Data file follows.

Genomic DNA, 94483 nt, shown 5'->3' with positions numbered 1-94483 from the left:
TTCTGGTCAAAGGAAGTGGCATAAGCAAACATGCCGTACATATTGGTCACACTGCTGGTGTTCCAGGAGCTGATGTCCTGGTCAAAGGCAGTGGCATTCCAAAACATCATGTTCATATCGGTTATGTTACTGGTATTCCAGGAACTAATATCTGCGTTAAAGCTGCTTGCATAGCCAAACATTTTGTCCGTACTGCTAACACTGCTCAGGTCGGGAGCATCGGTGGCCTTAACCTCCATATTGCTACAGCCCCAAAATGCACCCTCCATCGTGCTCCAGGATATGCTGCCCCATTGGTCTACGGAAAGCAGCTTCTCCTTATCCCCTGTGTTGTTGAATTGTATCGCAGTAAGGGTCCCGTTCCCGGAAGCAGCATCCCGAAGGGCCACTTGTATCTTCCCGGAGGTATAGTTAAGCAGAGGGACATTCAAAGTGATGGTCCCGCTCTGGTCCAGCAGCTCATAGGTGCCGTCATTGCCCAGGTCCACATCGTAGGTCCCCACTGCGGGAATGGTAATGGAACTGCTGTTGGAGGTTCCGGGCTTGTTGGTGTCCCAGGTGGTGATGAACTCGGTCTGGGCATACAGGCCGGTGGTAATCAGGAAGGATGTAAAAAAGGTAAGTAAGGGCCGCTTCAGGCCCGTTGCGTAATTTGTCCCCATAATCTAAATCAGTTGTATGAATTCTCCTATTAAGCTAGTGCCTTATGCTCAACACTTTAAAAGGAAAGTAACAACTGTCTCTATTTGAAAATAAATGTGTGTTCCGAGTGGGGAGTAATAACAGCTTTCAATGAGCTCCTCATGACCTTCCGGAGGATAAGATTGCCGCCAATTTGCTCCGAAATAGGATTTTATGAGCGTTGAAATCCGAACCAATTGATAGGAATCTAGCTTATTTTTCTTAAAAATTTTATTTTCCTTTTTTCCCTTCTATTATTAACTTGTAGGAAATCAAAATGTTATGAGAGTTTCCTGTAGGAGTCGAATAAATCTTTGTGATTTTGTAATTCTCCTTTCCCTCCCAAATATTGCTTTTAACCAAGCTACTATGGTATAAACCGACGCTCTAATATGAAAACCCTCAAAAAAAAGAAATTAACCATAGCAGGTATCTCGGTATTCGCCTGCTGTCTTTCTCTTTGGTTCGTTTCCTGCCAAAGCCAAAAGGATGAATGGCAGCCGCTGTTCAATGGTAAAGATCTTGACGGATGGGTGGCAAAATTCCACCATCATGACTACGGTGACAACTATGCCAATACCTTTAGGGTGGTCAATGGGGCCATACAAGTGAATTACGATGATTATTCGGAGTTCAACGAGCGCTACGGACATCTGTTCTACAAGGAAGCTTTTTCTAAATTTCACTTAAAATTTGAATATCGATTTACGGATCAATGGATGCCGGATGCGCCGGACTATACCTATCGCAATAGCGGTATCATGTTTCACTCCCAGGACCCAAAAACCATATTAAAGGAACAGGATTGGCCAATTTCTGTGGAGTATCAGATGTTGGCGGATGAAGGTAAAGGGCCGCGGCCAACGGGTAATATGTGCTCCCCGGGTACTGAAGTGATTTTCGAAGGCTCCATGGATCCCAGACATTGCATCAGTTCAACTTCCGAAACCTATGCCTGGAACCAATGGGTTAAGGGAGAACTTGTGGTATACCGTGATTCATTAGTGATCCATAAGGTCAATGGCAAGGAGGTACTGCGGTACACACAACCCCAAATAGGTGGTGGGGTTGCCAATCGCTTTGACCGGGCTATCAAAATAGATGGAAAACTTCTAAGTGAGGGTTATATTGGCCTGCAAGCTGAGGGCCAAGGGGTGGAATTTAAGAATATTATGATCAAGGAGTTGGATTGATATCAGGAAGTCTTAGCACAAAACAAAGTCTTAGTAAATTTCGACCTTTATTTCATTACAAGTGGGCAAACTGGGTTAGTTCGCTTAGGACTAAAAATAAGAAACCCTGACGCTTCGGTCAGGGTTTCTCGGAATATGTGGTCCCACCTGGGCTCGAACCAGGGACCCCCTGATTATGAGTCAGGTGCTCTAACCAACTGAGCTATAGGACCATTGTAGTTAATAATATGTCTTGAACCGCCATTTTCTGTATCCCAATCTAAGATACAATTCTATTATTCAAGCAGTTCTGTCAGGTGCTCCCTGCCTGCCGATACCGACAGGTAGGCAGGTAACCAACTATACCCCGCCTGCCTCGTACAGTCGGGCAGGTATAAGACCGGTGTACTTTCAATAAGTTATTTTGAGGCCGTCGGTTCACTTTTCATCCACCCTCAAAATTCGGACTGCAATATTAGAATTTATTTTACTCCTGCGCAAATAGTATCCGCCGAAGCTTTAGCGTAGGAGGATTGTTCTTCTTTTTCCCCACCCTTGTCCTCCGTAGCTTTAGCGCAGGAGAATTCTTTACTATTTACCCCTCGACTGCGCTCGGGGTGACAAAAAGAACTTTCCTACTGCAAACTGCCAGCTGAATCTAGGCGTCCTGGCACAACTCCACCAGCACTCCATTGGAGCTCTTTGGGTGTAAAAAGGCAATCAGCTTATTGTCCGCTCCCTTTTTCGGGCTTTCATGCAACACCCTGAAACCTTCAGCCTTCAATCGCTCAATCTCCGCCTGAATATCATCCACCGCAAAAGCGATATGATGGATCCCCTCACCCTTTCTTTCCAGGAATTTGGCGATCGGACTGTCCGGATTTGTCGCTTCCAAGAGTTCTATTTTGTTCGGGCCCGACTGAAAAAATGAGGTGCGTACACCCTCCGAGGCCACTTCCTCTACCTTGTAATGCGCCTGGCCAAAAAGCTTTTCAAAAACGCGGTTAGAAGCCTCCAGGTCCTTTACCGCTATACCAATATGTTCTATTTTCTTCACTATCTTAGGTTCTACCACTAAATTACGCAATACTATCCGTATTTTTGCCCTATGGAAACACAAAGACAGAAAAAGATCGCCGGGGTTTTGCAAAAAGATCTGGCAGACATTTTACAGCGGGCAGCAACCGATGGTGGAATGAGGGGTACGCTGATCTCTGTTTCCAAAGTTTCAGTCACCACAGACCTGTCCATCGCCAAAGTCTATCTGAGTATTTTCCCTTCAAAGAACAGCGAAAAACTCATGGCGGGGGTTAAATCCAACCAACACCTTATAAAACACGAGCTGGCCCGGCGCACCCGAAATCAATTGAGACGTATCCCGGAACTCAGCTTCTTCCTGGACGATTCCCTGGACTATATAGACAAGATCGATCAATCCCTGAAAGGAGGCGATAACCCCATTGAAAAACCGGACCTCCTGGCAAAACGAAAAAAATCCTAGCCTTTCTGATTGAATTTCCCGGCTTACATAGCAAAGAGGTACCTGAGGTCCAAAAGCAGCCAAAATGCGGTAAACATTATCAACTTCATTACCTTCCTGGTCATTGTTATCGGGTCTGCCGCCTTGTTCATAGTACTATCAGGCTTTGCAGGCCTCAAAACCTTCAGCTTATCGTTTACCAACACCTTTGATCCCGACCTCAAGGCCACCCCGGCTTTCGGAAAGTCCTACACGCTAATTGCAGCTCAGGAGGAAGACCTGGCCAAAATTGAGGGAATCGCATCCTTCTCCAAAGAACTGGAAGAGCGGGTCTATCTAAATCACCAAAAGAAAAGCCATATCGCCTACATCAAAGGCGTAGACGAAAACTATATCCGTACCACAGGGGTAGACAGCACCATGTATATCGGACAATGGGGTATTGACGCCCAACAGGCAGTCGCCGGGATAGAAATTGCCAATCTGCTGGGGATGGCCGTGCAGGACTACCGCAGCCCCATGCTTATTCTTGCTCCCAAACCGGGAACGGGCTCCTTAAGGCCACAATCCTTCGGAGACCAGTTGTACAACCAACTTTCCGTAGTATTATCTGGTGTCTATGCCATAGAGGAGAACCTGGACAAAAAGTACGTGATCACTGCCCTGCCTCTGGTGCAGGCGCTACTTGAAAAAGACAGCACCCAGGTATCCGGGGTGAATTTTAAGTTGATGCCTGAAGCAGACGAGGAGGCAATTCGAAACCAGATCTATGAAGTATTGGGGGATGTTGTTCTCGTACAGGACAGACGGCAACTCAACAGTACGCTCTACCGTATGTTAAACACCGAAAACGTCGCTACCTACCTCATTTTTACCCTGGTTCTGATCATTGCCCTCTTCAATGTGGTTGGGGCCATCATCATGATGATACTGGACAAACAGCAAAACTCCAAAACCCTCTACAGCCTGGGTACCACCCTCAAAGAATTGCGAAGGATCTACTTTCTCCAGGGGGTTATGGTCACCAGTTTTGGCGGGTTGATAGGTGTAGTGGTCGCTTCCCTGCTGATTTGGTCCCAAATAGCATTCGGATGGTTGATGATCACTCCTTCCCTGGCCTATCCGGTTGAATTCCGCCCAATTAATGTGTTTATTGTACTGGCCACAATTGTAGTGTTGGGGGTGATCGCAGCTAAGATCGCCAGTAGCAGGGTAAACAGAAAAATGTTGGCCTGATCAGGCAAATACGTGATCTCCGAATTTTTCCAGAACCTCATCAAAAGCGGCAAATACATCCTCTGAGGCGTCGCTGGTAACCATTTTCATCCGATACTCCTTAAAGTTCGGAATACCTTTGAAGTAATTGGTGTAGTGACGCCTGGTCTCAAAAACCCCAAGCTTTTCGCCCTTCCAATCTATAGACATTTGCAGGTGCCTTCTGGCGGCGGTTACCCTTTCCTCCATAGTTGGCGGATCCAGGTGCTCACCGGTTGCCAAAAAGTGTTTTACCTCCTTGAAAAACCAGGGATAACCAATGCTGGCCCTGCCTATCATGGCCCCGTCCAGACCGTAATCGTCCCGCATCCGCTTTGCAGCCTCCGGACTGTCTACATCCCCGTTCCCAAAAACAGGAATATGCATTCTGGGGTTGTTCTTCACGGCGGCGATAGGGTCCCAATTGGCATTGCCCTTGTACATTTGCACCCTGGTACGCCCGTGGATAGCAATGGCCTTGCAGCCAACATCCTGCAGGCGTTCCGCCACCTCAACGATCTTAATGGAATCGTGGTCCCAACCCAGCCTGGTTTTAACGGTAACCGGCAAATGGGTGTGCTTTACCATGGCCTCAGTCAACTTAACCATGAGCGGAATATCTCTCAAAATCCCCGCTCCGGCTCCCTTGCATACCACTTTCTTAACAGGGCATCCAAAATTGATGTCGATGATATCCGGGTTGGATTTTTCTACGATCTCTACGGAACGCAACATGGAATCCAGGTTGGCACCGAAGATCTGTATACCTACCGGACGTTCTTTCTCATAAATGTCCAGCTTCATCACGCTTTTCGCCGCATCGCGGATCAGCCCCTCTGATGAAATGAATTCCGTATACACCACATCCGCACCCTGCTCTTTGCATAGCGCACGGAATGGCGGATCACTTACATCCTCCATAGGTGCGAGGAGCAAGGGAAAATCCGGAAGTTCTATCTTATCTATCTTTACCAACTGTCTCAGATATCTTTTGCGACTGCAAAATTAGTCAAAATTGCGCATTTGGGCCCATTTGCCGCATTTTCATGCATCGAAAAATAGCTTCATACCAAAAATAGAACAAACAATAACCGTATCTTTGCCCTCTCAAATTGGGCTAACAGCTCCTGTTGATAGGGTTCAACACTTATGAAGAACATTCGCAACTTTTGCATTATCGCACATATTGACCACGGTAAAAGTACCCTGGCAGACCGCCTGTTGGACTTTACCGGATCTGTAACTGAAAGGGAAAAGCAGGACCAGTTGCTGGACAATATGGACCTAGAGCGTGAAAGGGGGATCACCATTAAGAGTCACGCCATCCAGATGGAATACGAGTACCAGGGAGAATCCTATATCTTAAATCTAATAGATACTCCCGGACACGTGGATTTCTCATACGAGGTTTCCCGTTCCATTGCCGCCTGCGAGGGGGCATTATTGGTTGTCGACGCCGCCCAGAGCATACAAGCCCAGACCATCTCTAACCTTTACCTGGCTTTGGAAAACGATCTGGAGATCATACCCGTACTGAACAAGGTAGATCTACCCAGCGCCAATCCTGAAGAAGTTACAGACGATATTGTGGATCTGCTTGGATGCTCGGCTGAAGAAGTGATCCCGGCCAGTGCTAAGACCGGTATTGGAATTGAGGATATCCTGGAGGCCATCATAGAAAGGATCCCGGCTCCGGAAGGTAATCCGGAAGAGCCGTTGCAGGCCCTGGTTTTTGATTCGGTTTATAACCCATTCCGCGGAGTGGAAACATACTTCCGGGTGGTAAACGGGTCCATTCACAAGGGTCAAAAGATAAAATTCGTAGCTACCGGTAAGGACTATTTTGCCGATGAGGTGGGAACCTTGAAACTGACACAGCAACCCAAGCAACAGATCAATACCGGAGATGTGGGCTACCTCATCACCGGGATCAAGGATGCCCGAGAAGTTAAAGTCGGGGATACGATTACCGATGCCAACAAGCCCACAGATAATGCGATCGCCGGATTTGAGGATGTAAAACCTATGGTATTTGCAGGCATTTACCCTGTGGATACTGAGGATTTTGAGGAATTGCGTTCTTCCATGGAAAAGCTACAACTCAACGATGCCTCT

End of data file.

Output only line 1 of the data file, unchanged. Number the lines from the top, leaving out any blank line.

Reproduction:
Genomic DNA, 94483 nt, shown 5'->3' with positions numbered 1-94483 from the left: